The Best “Buy-Sell” For Your Firm, 0116 ALBJ, 77 The Alabama Lawyer 14 (2016)

Author:By Daniel E. Drennen, II
Position:Vol. 77 1 Pg. 14
 
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The Best “Buy-Sell” For Your Firm

Vol. 77 No. 1 Pg. 14

Alabama Bar Lawyer

January, 2016

By Daniel E. Drennen, II

An ownership interest in your law firm is often the single largest asset of your estate. It usually provides the majority of income XX and support for your family Understanding, realizing, developing and implementing a succession plan for the law firm is critical to your and your family’s continued well-being. This is because a law firm can transition expectedly or unexpectedly through death, disability or retirement. Accordingly, it is important to plot a course toward protecting your business and minimizing the impact a change in ownership could have on those who most depend on the firm.

Proper planning addresses a number of concerns, such as: 1. What is the liquidation value of the business in the event it has to be sold under less than favorable circumstances? What value can be realized in the event of a forced sale?

2. What are the short- and long-term financial impacts on your family? How will your family survive without the income? How will the family continue to maintain its standard of living?

3. What is the short-term impact on the business? Can the business meet its short- and long-term cash needs? Can the business even survive?

4. What is the long-term impact on the business? Can the business be transferred to a successor without negatively impacting business operations and employees? Will the transferring shareholder realize full value for the transfer?

These questions illustrate the critical need for the owner(s) of a firm to plan properly before life-changing events occur. A buy-sell arrangement, funded with life insurance and/or disability-income insurance, can be just the tool to put this plan into action, with the help of your tax and your financial-services advisors.

Problems for The Surviving Owners

The deceased owner’s heirs may:

• Insist upon an active role in management–whether or not they have the capability or compatibility to manage.

• Insist on dividends being paid, which may cause double taxation and impairment of the firm’s ability to expand.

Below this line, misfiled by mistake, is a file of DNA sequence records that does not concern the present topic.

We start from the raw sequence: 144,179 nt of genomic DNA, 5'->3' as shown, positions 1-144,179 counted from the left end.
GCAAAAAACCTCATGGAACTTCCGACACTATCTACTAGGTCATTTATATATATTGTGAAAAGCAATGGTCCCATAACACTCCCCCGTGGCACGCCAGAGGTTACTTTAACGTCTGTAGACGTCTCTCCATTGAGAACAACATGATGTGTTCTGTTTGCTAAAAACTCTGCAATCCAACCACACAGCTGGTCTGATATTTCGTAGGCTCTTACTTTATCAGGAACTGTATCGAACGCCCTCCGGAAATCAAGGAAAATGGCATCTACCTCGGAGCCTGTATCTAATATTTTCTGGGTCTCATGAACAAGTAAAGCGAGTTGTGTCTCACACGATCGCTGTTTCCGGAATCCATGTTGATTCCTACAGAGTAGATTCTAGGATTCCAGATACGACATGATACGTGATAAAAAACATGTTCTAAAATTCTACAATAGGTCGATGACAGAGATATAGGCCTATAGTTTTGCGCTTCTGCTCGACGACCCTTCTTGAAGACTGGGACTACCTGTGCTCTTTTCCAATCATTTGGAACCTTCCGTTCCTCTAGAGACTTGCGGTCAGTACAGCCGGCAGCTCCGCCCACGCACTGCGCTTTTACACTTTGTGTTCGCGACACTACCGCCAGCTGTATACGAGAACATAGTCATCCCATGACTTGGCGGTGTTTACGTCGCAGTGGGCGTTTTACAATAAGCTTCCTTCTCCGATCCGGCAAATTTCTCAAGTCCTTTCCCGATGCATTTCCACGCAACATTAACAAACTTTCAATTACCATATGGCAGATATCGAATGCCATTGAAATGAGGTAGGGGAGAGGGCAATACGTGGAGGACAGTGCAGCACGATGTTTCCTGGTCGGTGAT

• Threaten to, or actually sell to “outsiders.”

• Call for liquidation if they can’t get their way–resulting in the loss of jobs as well as the loss of income-building and wealth-building opportunities for the surviving owners.

Employees may:

• Feel insecure and their morale may sag, along with their productivity.

• Resign–further crippling the firm, causing costly replacement problems.

Creditors may:

• Tighten up on credit because of the firm’s weakened and uncertain condition.

Without a buy-sell agreement:

• Heirs are left with an asset of real value that has no guaranteed market, that they may be forced to sell at a distressed price.

• Heirs have lost the deceased owner’s salary, but will receive no income to replace it.

• Heirs may encounter delays in administration of the estate caused by attempts to sell the business.

Protect Your Business and Family

These undesirable consequences can be minimized through the use of a buy-sell agreement. A buy-sell agreement is a legally binding contract that requires one party to sell and another party to buy a particular ownership interest in a business in the event of the death, disability or retirement of an owner. These agreements may be used by any type of business entity: sole proprietor, corporation, partnership, limited liability company (LLC), etc. Under this arrangement, when an owner dies, the agreement will assure the prompt and orderly sale of his or...

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